Using GPS for Better Weather Prediction
Weather forecasting plays a huge role in our daily lives. It helps us determine what to wear, when to leave the house and if we need to adjust our outdoor plans. But weather forecasting isn’t just a factor in our personal lives: It also impacts every segment of our society and economy in very tangible ways, influencing important decisions business leaders and public safety officials make every day.
“Earth Networks offers such customers the accurate weather-related information they need,” said Bill Callahan, vice president of federal programs at Earth Networks. The company operates weather and climate sensor networks all over the world, producing decision support products for end users. The systems use remote sensing techniques to detect total lightning, which greatly enhances severe storm identification, tracking and alerting.
Earth Networks’ products and services meet the safety, business continuity and information needs of government and commercial customers, including U.S. federal agencies, international hydro-meteorological services, state and local emergency managers, schools, sports/recreation teams and facilities, energy producers/transmitters, mining operations, airports/airlines, insurance companies and a variety of others.
By deploying weather stations on customer facilities, many in non-traditional locations throughout communities (the National Weather Service primarily operates stations at airports), Earth Networks collects and provides weather information from the places where people live, work and play.
“There’s only a limited number of airports and a lot more people, places and things for which having access to weather information is highly useful,” Callahan said. “The vast majority of the U.S. economy and those of other nations are very weather sensitive and these data are key to cost-effectively filling the data gaps in traditional observing networks.”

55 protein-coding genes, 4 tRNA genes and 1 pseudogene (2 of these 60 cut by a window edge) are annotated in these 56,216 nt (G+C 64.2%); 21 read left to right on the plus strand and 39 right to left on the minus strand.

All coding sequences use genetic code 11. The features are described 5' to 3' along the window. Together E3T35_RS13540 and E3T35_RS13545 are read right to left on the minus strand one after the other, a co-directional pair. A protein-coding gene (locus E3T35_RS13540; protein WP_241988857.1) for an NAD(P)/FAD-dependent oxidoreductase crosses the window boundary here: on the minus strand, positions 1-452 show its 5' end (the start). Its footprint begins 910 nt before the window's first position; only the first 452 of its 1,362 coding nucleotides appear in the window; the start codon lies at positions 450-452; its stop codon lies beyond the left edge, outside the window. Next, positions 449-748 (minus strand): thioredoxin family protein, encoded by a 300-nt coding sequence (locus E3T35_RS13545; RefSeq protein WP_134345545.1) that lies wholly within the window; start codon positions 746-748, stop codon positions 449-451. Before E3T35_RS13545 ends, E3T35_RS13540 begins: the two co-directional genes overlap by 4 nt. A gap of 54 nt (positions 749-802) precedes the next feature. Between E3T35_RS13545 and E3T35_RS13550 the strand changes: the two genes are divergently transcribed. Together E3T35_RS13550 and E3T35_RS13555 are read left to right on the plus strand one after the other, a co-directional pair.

For more than a decade, Earth Networks has been working with The National Oceanic and Atmospheric Administration (NOAA) to push forward the public-private partnership concept on a number of fronts, Callahan said. A few years ago, GPS Solutions, part of Hexagon’s Positioning Intelligence division, and Earth Networks partnered to deliver a data feed that uses state-of-the-art processing to determine the amount of water vapor in the atmosphere for NOAA. The solution, also called GPS-Met, replaced the legacy Global Positioning System (GPS) Meteorology (GPS-Met) program that had been developed and pseudo-operationally run by NOAA since 2002. The data set measures atmospheric water vapor derived from ground-based GPS and Global Navigation Satellite System (GNSS) receivers and consists of Integrated Precipitable Water Vapor (GPS-IPW) and Zenith Total Delay (ZTD) variables. That information, when assimilated into Numerical Weather Prediction (NWP) models, which are the primary tool used for predicting the weather, leads to more accurate forecasts. This is also true for storm prediction. Blended GPS-IPW products are also integrated and visualized on the National Weather Service’s(NWS’s) Advanced Weather Interactive Processing System (AWIPS) for enhanced forecast situational awareness.
Why Water Vapor
Moisture and latent heat are transferred in the atmosphere via water vapor, which is why it’s one of the most significant constituents of the Earth’s atmosphere. Water vapor is a greenhouse gas that plays a critical role in the global hydrologic system, and is a key component in cloud formation, as well as the lower atmosphere’s chemistry. Despite its important role, we don’t know much about it. Water vapor moves rapidly as it redistributes energy through evaporation and condensation, often abruptly and over short distances—making it difficult to observe, especially during severe weather.